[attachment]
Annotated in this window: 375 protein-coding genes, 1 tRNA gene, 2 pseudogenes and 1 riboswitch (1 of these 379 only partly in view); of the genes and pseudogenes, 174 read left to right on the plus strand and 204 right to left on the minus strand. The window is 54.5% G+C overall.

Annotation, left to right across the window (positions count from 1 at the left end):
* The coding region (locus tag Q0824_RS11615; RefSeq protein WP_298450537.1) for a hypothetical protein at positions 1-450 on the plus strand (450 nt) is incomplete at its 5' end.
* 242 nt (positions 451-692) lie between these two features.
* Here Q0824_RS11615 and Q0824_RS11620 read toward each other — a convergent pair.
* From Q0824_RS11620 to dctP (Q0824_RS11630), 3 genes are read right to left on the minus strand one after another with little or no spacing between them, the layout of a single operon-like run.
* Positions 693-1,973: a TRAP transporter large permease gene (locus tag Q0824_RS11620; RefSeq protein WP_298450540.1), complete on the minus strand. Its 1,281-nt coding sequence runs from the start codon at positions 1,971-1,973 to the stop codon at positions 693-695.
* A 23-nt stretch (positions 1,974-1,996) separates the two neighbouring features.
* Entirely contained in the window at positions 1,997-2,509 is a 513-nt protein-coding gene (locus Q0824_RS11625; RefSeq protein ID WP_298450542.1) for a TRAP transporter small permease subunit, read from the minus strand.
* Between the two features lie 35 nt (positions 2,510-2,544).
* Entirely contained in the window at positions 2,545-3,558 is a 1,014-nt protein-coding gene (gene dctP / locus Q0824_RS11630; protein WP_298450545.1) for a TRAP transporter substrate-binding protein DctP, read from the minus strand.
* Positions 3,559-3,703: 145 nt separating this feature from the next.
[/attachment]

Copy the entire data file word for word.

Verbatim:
Annotated in this window: 375 protein-coding genes, 1 tRNA gene, 2 pseudogenes and 1 riboswitch (1 of these 379 only partly in view); of the genes and pseudogenes, 174 read left to right on the plus strand and 204 right to left on the minus strand. The window is 54.5% G+C overall.

Annotation, left to right across the window (positions count from 1 at the left end):
* The coding region (locus tag Q0824_RS11615; RefSeq protein WP_298450537.1) for a hypothetical protein at positions 1-450 on the plus strand (450 nt) is incomplete at its 5' end.
* 242 nt (positions 451-692) lie between these two features.
* Here Q0824_RS11615 and Q0824_RS11620 read toward each other — a convergent pair.
* From Q0824_RS11620 to dctP (Q0824_RS11630), 3 genes are read right to left on the minus strand one after another with little or no spacing between them, the layout of a single operon-like run.
* Positions 693-1,973: a TRAP transporter large permease gene (locus tag Q0824_RS11620; RefSeq protein WP_298450540.1), complete on the minus strand. Its 1,281-nt coding sequence runs from the start codon at positions 1,971-1,973 to the stop codon at positions 693-695.
* A 23-nt stretch (positions 1,974-1,996) separates the two neighbouring features.
* Entirely contained in the window at positions 1,997-2,509 is a 513-nt protein-coding gene (locus Q0824_RS11625; RefSeq protein ID WP_298450542.1) for a TRAP transporter small permease subunit, read from the minus strand.
* Between the two features lie 35 nt (positions 2,510-2,544).
* Entirely contained in the window at positions 2,545-3,558 is a 1,014-nt protein-coding gene (gene dctP / locus Q0824_RS11630; protein WP_298450545.1) for a TRAP transporter substrate-binding protein DctP, read from the minus strand.
* Positions 3,559-3,703: 145 nt separating this feature from the next.